New Radar Drone Reveals Holes in U.S. Border Security

Border agents apprehended fewer than half of those who crossed border illegally in test phase


A new advanced radar system has uncovered gaps in security along the U.S. border with Mexico–and revealed that border patrol agents apprehended fewer than half of those who crossed a 150-mile stretch of the border illegally in Arizona during the test phase.

The radar registered higher numbers of border crossings and lower rates for apprehension, despite the Obama administration’s insistence that the border is secure, according to the Los Angeles Times:

Operated from a Predator surveillance drone, the radar system has collected evidence that Border Patrol agents apprehended fewer than half of the foreign migrants and smugglers who had illegally crossed into a 150-square-mile stretch of southern Arizona. […]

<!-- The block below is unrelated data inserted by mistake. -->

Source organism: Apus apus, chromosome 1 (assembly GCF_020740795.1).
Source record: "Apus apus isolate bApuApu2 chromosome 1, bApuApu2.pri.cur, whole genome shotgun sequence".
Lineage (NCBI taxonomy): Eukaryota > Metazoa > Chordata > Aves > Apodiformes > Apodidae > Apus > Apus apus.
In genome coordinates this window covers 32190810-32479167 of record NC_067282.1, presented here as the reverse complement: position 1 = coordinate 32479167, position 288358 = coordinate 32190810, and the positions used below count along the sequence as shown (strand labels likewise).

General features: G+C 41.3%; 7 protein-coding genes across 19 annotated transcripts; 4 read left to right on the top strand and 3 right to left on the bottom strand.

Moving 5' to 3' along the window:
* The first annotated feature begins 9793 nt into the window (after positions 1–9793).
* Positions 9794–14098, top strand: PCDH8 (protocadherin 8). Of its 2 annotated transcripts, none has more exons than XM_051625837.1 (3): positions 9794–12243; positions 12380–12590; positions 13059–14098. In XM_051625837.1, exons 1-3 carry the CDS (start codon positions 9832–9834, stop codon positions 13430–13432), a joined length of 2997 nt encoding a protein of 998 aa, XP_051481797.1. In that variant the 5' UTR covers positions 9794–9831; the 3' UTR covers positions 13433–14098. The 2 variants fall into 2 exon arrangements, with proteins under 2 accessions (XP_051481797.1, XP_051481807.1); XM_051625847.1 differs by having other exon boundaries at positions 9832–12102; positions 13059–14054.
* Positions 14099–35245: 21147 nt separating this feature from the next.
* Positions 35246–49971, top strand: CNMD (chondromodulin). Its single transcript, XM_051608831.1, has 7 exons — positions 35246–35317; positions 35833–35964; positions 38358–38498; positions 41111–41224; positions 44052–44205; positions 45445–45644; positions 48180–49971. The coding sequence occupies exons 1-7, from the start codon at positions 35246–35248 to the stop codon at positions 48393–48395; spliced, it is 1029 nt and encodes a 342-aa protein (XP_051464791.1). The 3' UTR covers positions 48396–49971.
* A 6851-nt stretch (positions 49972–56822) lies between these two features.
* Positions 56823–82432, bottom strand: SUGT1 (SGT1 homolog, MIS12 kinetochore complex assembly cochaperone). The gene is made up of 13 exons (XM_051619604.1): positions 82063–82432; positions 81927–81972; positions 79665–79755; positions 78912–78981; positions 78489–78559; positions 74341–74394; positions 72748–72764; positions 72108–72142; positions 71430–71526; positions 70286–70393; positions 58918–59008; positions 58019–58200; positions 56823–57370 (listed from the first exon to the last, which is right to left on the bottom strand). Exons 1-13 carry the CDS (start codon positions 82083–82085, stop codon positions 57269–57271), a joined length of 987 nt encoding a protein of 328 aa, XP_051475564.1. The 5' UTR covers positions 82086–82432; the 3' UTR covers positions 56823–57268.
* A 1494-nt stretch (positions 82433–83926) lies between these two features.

According to internal reports, Border Patrol agents used the airborne radar to help find and detain 1,874 people in the Sonora Desert between Oct. 1 and Jan. 17. But the radar system spotted an additional 1,962 people in the same area who evaded arrest and disappeared into the United States.

In contrast, the Government Accountability Office, the investigative arm of Congress, estimated in January that the Border Patrol had caught 64% of those who illegally crossed into the Tucson sector in 2011.

The system, which was developed by DARPA for use in Afghanistan, is still in its testing phase. The tests, however, have been successful enough that U.S. Customs and Border Protection has asked Congress for two more systems.